How The Logistics Industry Can Comply With Working At Height Regulations

The logistics industry is considered a safe sector to work in compared to construction or manufacturing, but it can still be a dangerous environment when working at height (WAH). Height risks are inherent in many tasks, including loading and unloading shipping containers. Such work is not only dangerous but can also expose businesses that fail to adhere to mandatory working at-height regulations to legal penalties and reputational damage.

This article discusses how operations and health and safety professionals in the logistics sector can comply with working at height regulations and provide a safe working environment for their employees.

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Understanding The Legal Framework: The Work At Height Regulations 2005

The legal compliance framework surrounding working at height is based on the Work at Height Regulations 2005. For these purposes, ‘height’ is any distance that, if safety precautions are not taken, a person could risk personal injury or even death should they fall. So this applies to most work above ground level, including the modest heights of shipping containers and loading gantries.

When working at height is unavoidable, employers must implement measures to keep workers safe, such as the following best practices: 

  1. Working at height risk assessment: Before undertaking any work at height, a risk assessment should be conducted to identify risks to employees and determine the necessary safety measures.
  2. Working at height plans: Following the risk assessment, employers should develop a comprehensive working at height plan for each specific working at height task, with actionable points to eliminate, reduce, and mitigate risk.
  3. Avoidance/minimisation of risks: Employees are advised to avoid work at height where it's reasonably practicable to do so. Where work at height cannot be avoided, workers must use work equipment or other measures to prevent falls, such as our shipping container edge protection system, ConCEPS.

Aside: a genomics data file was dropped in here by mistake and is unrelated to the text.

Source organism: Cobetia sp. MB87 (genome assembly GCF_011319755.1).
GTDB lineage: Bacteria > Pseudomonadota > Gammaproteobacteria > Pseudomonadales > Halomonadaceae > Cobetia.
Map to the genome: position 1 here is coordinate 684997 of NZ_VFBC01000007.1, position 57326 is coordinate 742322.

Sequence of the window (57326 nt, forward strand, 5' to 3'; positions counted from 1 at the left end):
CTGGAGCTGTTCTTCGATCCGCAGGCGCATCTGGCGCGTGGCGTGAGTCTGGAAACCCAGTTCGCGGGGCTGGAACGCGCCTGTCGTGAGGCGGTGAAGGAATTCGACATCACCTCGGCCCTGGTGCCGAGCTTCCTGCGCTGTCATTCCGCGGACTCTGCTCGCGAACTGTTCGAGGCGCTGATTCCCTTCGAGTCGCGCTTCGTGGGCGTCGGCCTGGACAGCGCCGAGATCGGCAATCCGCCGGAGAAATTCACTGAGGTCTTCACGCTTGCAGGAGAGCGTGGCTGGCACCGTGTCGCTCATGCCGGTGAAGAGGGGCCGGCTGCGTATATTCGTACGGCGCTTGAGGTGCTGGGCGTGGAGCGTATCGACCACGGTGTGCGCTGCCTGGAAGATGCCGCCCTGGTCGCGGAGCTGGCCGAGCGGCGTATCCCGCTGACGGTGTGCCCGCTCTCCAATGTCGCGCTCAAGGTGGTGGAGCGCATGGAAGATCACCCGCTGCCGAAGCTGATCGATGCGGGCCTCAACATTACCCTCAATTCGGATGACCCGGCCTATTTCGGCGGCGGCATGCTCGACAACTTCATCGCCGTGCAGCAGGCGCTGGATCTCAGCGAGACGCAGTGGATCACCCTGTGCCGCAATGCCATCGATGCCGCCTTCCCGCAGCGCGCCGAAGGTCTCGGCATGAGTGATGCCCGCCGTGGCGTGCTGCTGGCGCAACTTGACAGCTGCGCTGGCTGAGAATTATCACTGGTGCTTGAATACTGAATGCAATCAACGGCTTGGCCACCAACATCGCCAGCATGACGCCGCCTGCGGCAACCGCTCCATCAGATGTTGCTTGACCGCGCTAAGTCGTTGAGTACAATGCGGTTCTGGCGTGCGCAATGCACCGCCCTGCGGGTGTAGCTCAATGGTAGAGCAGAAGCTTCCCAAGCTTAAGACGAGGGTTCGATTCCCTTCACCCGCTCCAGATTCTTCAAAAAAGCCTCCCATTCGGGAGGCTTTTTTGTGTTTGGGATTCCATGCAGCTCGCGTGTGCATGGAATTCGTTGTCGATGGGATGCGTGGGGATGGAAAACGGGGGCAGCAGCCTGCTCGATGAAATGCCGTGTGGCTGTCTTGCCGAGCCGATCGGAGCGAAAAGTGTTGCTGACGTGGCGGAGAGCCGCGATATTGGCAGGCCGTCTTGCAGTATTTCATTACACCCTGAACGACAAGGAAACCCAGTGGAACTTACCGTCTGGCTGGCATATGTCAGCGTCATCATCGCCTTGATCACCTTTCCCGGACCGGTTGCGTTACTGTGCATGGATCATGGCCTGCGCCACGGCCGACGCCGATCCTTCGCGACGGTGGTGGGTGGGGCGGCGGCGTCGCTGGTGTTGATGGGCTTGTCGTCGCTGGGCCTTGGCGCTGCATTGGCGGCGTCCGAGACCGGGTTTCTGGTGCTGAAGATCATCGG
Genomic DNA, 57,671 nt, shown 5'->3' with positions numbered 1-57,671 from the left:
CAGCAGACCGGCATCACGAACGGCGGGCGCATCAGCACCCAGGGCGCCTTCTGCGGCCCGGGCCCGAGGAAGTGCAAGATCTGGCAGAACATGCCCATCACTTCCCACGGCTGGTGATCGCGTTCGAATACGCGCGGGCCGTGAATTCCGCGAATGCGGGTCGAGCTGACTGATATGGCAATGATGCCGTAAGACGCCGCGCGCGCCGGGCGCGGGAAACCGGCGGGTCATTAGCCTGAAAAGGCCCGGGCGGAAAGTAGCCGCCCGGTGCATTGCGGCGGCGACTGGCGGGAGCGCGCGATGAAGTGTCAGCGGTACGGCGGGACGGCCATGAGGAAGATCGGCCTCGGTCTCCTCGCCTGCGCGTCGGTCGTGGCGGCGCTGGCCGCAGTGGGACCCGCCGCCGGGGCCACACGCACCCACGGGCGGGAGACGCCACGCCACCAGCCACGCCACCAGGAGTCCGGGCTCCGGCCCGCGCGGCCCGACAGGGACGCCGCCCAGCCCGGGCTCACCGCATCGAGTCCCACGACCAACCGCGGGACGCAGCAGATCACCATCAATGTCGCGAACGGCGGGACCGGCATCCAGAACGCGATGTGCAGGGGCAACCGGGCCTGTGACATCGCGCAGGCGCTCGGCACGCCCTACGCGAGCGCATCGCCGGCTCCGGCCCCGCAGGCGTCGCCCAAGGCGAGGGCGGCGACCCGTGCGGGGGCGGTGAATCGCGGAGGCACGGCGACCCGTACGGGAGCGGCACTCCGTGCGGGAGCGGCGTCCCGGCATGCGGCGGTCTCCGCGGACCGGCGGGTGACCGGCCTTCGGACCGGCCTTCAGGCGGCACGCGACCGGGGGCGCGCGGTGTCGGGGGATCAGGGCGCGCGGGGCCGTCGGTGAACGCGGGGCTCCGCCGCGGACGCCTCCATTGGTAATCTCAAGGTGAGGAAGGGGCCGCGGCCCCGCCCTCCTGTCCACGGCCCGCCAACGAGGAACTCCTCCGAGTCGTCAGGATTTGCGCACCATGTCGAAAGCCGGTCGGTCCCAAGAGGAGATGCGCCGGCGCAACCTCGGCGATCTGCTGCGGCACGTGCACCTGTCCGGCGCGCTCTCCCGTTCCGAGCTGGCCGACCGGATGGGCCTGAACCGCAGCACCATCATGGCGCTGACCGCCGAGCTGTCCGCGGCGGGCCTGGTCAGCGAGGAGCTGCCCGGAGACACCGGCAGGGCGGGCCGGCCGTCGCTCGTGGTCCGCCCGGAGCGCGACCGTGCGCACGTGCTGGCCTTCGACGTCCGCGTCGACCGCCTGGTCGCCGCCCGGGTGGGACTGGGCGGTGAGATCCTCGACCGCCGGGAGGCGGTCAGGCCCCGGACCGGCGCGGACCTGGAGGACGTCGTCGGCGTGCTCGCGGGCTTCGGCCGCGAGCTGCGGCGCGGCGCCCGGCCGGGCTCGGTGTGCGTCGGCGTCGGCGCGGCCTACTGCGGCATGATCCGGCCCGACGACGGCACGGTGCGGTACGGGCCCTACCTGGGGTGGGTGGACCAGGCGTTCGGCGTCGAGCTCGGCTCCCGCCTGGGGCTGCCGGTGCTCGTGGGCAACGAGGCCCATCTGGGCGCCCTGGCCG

4. Equipment use: When selecting the appropriate equipment for working at height, employers should give priority to collective protection measures over personal protection measures, although these are also prudent safety measures in many circumstances.
  5. WAH training: Workers should be comprehensively trained and deemed competent in the tasks they are expected to perform, before being assigned to work at height. This includes knowing how to use the necessary equipment safely and understanding emergency procedures.
  6. Inspection and maintenance: All equipment used for work at height must be properly inspected and maintained at regular intervals and replaced when necessary.

Shipping Container Fall Protection Best Practices

Beyond compliance with the letter of the WAH Regulations, other best practices can be implemented on site to minimise the risk of falls from height. These include establishing clearly marked controlled access zones where only authorised and trained personnel can enter, implementing a fall protection plan that outlines the procedures for rescue and contacting the emergency services in case of a fall, training employees on ladder safety, and wearing the appropriate PPE, such as safety harnesses, hardhats, and nonslip footwear.

Next Steps

Consider SHEARFORCE’s shipping container fall protection product: ConCEPS, an innovative new system that eliminates the risk of workers falling from the top of shipping containers. ConCEPS is adjustable to fit all four corners of standard shipping containers from 10 foot to 40 foot in length, with adjustable fall prevention ratchet straps to prevent falls.  SHEARFORCE also have the capacity to offer bespoke solutions where off the shelf products are still not suitable.  Please contact us for more information.

request a quote for our gantries or shipping container edge protection system

Image Source: Canva

A large container ship loading containers at the port terminal, in which they would have to comply with the UK working at height regulations.